Lay out the outer fabric for the upper bag in a single layer with the wrong side up. Now place the cut canvas pieces on the fabric. I usually eyeball the grainline for the outer fabric, but you can measure to the edge of the fabric using a stitching line as a grainline if you would like. Use straight pins to pin the canvas pieces to the outer fabric. Cut the outer fabric along the cut edges of the canvas.
Now do the same thing for the outer fabric of the bag bottom. Make sure you unfold the canvas piece first!
For the pockets we will use a slightly different process. Take your chosen fabric to the ironing board and lay it out flat with the wrong side up. Place the interfacing pocket pieces you cut earlier on the fabric with the rough glue-y side down toward the wrong side of the fabric. Try to smooth out any wrinkles in the interfacing as best you can without ironing (yet). Try to place the pieces with the grain of the interfacing and fabric aligned. Make sure you leave a small gap between pieces to allow for additional seam allowance. Now press the interfacing to the fabric using the iron and following the manufacture’s directions. When using an iron-on interfacing you want to be sure you are raising the iron up and placing it down again as you work your way around the piece. Don’t try to glide the iron around- that is just asking for problems! Take your time with this step. As tempting as it is to rush the through this part, make sure you get every bit of the interfacing glue hot enough to really bond with your fabric.
Once you have the interfacing in place, add 1/2″ of seam allowance to the fabric. Measure the 1/2″ from the stitching line (not the interfacing cut line). Now cut on lines you drew.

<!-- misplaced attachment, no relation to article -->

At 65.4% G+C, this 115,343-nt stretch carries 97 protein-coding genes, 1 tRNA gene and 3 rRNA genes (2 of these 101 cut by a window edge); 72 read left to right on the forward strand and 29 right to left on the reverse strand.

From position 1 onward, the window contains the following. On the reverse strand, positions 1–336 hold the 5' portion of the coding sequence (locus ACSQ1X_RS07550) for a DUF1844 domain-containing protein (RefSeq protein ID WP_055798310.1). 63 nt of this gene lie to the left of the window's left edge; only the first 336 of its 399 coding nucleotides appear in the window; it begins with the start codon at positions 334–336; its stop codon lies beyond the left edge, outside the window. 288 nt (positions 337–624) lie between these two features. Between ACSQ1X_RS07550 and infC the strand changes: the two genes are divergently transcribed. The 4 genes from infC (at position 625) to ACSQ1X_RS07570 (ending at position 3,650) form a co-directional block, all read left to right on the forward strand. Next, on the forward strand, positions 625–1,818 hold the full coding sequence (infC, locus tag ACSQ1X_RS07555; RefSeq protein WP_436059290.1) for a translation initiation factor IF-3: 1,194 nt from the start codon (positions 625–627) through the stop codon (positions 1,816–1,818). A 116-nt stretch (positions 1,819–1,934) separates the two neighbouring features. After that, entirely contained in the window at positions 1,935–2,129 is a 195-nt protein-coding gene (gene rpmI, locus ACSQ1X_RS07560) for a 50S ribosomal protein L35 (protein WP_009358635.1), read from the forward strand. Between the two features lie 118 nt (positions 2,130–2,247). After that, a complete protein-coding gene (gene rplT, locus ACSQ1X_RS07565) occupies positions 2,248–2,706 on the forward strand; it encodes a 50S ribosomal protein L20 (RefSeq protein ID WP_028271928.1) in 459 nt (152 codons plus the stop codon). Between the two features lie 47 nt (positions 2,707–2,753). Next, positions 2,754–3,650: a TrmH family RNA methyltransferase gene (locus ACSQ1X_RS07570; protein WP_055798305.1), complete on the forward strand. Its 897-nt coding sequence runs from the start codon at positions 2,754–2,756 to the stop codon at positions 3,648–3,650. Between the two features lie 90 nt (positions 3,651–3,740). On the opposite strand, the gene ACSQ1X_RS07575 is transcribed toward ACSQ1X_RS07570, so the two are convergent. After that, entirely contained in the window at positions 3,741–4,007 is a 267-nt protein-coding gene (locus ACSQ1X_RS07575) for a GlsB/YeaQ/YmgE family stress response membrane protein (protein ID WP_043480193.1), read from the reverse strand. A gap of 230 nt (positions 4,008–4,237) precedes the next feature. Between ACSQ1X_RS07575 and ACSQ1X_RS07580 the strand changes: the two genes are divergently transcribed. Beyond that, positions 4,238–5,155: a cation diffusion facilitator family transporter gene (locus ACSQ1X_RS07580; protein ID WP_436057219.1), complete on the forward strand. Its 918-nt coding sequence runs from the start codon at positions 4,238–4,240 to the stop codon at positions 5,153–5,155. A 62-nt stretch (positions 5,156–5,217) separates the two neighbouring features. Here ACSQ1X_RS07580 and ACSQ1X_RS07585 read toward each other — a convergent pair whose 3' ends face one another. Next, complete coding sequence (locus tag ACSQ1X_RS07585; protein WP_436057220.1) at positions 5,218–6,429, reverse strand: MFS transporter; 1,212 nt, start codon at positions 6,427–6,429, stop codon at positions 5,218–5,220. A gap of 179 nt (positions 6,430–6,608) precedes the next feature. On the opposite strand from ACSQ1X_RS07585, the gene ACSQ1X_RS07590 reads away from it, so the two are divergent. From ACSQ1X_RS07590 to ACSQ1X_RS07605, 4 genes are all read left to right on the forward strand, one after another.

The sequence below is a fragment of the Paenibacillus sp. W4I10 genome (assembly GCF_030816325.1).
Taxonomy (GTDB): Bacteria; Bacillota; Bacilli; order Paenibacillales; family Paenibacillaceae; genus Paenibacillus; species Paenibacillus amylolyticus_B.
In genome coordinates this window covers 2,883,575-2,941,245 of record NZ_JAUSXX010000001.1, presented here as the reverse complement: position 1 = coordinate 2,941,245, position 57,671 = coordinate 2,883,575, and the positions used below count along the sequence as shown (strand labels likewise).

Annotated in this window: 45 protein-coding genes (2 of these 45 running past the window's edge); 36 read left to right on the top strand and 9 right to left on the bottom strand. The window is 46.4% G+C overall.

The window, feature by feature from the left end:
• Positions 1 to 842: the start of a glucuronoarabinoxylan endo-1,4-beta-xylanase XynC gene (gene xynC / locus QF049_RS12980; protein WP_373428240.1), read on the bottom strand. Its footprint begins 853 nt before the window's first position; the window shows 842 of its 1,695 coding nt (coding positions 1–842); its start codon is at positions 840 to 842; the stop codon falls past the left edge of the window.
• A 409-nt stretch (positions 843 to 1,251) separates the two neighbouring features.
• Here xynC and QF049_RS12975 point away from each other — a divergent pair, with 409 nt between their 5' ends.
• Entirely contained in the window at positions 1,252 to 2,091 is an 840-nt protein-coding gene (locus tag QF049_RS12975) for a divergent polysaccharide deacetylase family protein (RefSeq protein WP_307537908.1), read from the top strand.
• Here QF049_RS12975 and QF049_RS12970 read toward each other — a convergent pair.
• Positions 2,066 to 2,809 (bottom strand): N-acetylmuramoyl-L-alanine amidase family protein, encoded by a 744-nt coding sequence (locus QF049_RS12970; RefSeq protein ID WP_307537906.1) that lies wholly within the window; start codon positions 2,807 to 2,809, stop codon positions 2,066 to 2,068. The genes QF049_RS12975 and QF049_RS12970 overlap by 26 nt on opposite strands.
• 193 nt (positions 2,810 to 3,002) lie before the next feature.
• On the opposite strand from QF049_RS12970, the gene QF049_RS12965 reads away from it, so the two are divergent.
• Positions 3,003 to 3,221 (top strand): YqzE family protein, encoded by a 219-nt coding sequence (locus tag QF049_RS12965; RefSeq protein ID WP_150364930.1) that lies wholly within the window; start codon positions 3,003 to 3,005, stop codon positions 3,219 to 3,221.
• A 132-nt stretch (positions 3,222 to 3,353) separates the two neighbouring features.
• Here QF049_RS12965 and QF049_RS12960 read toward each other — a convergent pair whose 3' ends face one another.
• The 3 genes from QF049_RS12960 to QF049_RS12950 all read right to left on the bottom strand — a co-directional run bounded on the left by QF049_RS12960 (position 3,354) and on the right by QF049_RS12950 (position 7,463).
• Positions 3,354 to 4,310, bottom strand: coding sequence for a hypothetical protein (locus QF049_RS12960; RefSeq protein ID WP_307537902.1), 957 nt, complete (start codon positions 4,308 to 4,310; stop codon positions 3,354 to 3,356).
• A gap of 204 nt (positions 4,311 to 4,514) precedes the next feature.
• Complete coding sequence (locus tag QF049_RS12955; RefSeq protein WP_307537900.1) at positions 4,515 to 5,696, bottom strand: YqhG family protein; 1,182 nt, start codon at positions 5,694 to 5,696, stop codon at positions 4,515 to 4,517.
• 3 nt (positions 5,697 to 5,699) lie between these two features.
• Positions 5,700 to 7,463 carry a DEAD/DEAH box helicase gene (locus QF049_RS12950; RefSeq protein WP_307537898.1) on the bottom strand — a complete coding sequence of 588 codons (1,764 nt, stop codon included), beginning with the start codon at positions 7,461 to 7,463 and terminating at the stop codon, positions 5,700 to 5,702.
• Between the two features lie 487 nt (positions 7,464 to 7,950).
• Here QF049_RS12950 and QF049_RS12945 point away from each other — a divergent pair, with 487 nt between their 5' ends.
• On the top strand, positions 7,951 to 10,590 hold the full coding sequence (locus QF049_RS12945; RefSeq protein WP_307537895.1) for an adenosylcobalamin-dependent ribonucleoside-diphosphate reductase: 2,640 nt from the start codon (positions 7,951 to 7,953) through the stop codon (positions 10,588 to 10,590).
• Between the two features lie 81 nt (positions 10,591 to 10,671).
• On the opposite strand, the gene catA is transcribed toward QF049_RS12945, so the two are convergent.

Note on curves: When adding seam allowance to a curve, make a series of short lines as you work around the curve. You can then smooth out the line either by drawing it it, or while cutting the piece out.
You are almost there! The last piece to cut is the lining. Since the lining does not need additional structure, you will lay out your pattern pieces and draw both stitching and cutting lines directly on the wrong side of the lining fabric. Depending on the size of the pattern piece and the width of your fabric, you may be able to cut the lining with the fabric on the fold. As you can see in the picture below, I had a larger bag lining that I had to nest the lining pieces to make them fit. I also had a directional print, so I had to make sure that all of these cute little critters landed right side up! Once the large pieces are cut, cut out lining for the pocket pieces.
Congratulations! The bag is cut out, and you are well on your way! Next week we will put this bag together!
I am linking this post up to WIP Wednesday at Freshly Pieced. Please stop by to see the beautiful projects being created!
Tote Bag Tutorial Part 2: Creating the Pattern | The (not so) Dramatic LifeFebruary 3, 2015 at 11:36 pm
[…] Part 3: Cutting the Fabric […]
Tote Bag Tutorial Part 1: Gathering Supplies | The (not so) Dramatic LifeFebruary 3, 2015 at 11:38 pm
[…] Part 3: Cutting the Fabric […]
JasmineFebruary 4, 2015 at 11:11 am
Your tutorial is nice and clear. It is always nice to see how other people do things to get ideas. I really like the use of the cork board.